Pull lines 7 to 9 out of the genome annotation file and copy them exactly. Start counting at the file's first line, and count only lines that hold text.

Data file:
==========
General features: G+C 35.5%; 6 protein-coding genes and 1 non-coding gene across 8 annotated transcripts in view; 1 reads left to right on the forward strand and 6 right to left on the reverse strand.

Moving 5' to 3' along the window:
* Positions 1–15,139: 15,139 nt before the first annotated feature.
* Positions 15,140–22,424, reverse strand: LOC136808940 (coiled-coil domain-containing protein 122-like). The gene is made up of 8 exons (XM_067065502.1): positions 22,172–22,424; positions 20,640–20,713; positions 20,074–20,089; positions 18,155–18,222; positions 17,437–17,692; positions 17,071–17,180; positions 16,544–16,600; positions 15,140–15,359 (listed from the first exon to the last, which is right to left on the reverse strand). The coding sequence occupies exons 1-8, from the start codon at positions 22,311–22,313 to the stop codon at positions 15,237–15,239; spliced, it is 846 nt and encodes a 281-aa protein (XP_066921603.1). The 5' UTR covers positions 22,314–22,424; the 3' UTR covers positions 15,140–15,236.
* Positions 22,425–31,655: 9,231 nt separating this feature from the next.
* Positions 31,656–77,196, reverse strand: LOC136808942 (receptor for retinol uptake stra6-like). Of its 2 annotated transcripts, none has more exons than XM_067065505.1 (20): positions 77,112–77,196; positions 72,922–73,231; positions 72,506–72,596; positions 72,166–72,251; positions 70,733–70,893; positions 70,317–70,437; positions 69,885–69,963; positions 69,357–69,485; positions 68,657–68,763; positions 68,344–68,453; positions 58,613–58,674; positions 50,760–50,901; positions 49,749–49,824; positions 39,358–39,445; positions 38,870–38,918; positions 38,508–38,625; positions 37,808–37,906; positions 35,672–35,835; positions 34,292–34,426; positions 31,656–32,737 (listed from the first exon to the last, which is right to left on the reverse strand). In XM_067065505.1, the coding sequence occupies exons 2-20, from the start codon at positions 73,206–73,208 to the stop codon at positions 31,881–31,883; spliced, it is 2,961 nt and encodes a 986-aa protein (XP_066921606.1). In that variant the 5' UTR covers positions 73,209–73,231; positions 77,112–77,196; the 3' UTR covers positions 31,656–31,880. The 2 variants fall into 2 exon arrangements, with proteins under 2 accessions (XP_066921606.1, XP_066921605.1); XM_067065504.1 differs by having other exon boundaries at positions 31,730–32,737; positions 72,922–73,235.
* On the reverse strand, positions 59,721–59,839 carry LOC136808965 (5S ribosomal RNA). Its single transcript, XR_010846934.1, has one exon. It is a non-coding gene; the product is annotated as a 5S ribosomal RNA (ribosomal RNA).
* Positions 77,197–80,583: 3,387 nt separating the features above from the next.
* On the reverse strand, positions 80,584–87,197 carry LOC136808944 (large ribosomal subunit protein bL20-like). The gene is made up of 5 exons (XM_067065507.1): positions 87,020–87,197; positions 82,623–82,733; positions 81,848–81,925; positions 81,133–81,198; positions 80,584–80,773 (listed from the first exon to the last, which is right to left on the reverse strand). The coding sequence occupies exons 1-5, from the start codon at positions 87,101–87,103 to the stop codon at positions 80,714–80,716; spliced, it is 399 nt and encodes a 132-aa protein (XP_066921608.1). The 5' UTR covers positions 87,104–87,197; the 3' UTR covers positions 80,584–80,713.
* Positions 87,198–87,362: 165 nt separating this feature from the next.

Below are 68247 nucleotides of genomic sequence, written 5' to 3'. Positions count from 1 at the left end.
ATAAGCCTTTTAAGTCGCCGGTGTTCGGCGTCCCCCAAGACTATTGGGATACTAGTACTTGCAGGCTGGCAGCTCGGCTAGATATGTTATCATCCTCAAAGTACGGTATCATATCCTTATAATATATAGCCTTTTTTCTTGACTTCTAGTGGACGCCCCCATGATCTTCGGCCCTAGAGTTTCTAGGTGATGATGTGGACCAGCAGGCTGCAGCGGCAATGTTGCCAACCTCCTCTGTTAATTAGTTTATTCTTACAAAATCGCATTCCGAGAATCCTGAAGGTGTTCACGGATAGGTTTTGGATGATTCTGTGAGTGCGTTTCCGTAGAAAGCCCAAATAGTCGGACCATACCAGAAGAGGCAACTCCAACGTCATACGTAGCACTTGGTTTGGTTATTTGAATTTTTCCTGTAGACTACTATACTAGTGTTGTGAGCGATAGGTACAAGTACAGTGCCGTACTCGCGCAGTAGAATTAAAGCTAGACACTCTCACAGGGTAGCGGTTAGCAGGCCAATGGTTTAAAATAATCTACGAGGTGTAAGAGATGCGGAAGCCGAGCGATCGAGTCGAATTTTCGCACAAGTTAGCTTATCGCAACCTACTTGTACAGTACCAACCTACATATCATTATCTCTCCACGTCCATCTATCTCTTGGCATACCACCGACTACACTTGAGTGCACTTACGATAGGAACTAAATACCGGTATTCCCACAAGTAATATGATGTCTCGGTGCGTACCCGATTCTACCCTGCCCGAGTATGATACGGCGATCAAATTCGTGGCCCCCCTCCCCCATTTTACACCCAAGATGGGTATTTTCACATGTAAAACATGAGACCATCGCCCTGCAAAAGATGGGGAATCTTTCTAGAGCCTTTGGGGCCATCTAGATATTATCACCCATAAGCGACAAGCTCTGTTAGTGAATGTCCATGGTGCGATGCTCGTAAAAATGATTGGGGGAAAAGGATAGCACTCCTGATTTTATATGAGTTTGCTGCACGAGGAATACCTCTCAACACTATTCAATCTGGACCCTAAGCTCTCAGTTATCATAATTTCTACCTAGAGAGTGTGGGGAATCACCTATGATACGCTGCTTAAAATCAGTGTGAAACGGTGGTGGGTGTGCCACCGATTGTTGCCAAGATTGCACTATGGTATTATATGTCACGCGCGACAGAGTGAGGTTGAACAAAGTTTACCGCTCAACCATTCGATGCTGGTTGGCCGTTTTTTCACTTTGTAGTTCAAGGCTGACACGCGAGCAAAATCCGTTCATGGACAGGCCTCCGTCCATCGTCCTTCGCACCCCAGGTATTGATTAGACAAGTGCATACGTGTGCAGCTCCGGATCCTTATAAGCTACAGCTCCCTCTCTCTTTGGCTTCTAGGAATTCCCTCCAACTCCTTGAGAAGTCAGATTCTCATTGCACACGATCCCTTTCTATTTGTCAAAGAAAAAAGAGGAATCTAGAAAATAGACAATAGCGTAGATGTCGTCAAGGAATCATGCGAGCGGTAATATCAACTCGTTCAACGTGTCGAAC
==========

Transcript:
* On the reverse strand, positions 59,721–59,839 carry LOC136808965 (5S ribosomal RNA). Its single transcript, XR_010846934.1, has one exon. It is a non-coding gene; the product is annotated as a 5S ribosomal RNA (ribosomal RNA).
* Positions 77,197–80,583: 3,387 nt separating the features above from the next.
* On the reverse strand, positions 80,584–87,197 carry LOC136808944 (large ribosomal subunit protein bL20-like). The gene is made up of 5 exons (XM_067065507.1): positions 87,020–87,197; positions 82,623–82,733; positions 81,848–81,925; positions 81,133–81,198; positions 80,584–80,773 (listed from the first exon to the last, which is right to left on the reverse strand). The coding sequence occupies exons 1-5, from the start codon at positions 87,101–87,103 to the stop codon at positions 80,714–80,716; spliced, it is 399 nt and encodes a 132-aa protein (XP_066921608.1). The 5' UTR covers positions 87,104–87,197; the 3' UTR covers positions 80,584–80,713.